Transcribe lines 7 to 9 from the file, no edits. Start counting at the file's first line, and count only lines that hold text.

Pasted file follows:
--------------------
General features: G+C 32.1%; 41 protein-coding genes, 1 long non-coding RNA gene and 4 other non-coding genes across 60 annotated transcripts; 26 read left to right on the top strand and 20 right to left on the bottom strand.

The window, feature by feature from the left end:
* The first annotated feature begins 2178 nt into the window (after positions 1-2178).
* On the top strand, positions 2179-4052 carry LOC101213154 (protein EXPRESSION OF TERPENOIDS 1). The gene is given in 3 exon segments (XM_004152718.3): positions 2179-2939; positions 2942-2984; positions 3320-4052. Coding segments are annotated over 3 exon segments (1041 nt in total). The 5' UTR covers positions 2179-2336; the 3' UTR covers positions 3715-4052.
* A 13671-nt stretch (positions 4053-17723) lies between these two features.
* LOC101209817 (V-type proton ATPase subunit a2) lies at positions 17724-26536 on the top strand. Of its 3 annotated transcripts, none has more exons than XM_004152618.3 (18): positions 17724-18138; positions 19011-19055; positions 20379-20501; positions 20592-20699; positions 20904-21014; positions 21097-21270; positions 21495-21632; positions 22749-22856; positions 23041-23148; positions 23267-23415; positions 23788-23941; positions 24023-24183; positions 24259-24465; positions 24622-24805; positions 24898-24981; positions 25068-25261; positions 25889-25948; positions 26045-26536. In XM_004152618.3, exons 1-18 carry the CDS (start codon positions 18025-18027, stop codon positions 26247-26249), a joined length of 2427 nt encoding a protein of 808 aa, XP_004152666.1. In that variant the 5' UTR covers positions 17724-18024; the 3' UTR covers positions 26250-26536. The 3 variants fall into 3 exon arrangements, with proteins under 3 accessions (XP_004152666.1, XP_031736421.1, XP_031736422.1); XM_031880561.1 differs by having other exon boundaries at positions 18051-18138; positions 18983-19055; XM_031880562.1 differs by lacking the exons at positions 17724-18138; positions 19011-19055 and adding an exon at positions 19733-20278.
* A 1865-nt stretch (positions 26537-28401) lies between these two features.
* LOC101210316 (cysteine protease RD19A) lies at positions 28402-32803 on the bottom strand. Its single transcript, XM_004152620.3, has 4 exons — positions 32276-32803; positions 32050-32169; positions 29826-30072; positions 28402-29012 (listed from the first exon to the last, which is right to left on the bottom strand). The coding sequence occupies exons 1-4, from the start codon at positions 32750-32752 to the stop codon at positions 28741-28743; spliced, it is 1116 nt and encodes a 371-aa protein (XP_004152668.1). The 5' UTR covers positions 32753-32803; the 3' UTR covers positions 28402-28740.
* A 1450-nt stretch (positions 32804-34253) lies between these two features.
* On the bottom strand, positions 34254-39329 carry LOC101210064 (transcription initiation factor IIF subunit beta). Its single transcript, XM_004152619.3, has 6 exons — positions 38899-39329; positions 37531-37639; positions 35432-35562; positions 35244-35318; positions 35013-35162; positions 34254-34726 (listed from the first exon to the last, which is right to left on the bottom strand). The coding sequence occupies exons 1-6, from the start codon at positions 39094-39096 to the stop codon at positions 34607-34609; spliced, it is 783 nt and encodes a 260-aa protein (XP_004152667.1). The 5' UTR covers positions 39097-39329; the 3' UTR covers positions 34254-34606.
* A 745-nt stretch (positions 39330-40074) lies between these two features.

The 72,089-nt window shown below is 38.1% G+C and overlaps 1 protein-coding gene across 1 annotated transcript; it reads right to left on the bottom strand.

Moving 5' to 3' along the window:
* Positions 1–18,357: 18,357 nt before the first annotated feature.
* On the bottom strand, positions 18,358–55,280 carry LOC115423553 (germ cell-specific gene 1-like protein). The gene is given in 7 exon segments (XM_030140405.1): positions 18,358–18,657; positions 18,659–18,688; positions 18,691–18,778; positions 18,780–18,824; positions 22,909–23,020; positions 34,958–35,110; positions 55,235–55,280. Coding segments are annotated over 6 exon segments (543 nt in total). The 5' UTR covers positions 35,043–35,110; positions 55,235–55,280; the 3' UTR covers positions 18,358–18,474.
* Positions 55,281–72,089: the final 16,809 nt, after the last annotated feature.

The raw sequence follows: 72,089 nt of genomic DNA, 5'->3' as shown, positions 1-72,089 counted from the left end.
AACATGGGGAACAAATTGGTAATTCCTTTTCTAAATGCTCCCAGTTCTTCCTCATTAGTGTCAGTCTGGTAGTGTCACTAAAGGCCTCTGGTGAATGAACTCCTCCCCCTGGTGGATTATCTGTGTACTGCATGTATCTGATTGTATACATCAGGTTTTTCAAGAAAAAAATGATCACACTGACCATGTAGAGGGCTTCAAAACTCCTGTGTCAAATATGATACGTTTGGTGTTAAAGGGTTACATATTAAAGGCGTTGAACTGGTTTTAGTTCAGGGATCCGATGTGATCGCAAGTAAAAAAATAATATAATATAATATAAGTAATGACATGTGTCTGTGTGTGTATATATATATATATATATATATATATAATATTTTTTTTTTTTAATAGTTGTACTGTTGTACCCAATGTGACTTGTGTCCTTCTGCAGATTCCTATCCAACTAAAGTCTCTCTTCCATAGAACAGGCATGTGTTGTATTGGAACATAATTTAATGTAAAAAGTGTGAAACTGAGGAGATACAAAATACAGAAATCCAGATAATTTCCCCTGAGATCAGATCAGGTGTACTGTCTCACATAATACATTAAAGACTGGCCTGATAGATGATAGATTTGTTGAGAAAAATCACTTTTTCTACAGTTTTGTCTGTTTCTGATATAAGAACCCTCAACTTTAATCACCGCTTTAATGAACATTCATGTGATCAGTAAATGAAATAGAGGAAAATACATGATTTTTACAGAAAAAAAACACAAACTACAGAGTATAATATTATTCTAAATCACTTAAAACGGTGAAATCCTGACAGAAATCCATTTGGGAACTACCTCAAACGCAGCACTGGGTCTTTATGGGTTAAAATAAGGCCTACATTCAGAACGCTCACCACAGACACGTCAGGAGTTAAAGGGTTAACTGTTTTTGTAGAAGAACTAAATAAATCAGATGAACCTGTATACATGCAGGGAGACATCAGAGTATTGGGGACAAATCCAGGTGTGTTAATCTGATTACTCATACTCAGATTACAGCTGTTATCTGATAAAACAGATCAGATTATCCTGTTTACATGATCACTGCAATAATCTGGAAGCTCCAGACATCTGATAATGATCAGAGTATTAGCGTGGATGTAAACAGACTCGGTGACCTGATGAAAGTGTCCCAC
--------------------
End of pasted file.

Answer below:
* A 1865-nt stretch (positions 26537-28401) lies between these two features.
* LOC101210316 (cysteine protease RD19A) lies at positions 28402-32803 on the bottom strand. Its single transcript, XM_004152620.3, has 4 exons — positions 32276-32803; positions 32050-32169; positions 29826-30072; positions 28402-29012 (listed from the first exon to the last, which is right to left on the bottom strand). The coding sequence occupies exons 1-4, from the start codon at positions 32750-32752 to the stop codon at positions 28741-28743; spliced, it is 1116 nt and encodes a 371-aa protein (XP_004152668.1). The 5' UTR covers positions 32753-32803; the 3' UTR covers positions 28402-28740.
* A 1450-nt stretch (positions 32804-34253) lies between these two features.